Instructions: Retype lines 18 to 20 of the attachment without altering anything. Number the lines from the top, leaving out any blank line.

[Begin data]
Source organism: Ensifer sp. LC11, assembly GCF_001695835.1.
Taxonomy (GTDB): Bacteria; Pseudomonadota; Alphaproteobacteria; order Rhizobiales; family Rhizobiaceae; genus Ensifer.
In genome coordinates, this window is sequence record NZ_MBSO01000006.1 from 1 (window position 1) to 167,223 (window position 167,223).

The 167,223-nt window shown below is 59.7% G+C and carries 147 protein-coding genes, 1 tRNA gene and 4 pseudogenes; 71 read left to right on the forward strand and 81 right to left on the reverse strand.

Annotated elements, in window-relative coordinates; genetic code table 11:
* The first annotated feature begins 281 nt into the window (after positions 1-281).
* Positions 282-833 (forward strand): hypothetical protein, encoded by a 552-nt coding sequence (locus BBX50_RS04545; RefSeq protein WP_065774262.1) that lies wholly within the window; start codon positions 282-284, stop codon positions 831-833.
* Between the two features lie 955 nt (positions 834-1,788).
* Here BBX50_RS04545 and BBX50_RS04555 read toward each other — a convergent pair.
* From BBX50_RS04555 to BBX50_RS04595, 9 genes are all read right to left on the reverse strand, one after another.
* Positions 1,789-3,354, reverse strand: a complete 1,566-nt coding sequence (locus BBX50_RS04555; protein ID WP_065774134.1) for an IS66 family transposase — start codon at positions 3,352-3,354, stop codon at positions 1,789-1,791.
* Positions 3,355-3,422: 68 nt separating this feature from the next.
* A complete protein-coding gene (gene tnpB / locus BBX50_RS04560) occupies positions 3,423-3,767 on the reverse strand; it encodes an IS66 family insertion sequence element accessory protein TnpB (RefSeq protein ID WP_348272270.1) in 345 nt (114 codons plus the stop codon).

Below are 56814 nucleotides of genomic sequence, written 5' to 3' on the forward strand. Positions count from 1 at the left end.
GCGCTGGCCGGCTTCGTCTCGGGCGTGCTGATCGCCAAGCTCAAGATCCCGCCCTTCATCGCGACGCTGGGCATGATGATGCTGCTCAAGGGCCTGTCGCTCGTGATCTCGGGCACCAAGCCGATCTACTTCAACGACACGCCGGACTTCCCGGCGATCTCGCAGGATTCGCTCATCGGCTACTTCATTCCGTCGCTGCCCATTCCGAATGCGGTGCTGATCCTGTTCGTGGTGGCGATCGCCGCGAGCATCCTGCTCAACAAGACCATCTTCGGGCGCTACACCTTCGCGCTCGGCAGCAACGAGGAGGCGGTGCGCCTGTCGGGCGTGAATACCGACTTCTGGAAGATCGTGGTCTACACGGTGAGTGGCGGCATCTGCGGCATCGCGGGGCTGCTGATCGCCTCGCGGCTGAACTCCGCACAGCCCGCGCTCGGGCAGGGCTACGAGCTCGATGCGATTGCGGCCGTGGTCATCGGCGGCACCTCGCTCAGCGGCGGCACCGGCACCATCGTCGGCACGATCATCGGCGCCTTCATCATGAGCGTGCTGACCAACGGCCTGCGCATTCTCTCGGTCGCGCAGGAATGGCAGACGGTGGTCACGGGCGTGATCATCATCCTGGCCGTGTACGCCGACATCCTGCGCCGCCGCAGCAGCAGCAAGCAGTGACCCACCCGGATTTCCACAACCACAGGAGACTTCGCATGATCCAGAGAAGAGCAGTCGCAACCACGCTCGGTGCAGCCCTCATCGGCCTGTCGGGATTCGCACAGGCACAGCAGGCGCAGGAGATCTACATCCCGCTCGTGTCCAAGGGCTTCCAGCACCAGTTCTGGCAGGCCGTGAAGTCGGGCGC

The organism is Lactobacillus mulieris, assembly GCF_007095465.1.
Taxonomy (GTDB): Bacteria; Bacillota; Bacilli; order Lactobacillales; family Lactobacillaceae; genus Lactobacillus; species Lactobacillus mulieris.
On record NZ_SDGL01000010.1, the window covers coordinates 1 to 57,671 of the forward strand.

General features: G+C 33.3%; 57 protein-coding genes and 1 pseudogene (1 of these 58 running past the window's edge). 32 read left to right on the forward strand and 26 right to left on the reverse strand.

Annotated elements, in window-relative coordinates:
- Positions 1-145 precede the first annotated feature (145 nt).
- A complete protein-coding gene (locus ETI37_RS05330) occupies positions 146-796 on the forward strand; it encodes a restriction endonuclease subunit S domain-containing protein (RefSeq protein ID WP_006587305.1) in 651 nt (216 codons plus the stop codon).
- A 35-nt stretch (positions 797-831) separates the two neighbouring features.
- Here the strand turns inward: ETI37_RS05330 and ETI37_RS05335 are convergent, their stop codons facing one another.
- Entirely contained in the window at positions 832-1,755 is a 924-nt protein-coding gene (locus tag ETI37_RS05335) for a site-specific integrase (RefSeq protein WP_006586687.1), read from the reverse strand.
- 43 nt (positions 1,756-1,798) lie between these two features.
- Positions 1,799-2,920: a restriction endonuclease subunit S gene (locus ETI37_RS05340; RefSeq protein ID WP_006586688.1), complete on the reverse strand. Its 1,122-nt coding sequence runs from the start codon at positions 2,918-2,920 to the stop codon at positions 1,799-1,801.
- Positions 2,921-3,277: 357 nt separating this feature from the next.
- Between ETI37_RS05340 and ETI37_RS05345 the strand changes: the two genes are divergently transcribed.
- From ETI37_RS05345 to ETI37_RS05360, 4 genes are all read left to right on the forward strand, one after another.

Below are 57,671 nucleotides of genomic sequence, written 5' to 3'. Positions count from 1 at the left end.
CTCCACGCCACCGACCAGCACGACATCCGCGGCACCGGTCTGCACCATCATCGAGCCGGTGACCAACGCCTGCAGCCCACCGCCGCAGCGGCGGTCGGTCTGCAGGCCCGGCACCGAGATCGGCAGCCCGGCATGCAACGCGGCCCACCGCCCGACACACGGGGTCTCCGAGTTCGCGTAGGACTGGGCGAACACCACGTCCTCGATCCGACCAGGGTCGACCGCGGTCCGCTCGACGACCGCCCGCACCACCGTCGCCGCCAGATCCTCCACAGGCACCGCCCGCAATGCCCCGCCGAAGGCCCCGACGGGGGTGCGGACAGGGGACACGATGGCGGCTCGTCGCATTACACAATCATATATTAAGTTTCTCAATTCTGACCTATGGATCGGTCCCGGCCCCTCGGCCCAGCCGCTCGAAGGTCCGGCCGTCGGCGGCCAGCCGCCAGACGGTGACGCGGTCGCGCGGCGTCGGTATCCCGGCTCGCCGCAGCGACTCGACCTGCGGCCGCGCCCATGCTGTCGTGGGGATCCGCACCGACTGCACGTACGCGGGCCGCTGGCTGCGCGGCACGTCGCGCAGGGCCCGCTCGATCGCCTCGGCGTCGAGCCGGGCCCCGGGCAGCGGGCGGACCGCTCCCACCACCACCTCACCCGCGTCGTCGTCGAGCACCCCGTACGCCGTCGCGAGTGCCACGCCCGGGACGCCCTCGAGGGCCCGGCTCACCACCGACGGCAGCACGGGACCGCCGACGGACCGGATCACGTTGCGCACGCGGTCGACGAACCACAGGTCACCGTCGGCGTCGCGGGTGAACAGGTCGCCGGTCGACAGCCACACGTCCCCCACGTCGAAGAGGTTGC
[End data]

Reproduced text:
On record NZ_SDGL01000010.1, the window covers coordinates 1 to 57,671 of the forward strand.

General features: G+C 33.3%; 57 protein-coding genes and 1 pseudogene (1 of these 58 running past the window's edge). 32 read left to right on the forward strand and 26 right to left on the reverse strand.

Annotated elements, in window-relative coordinates: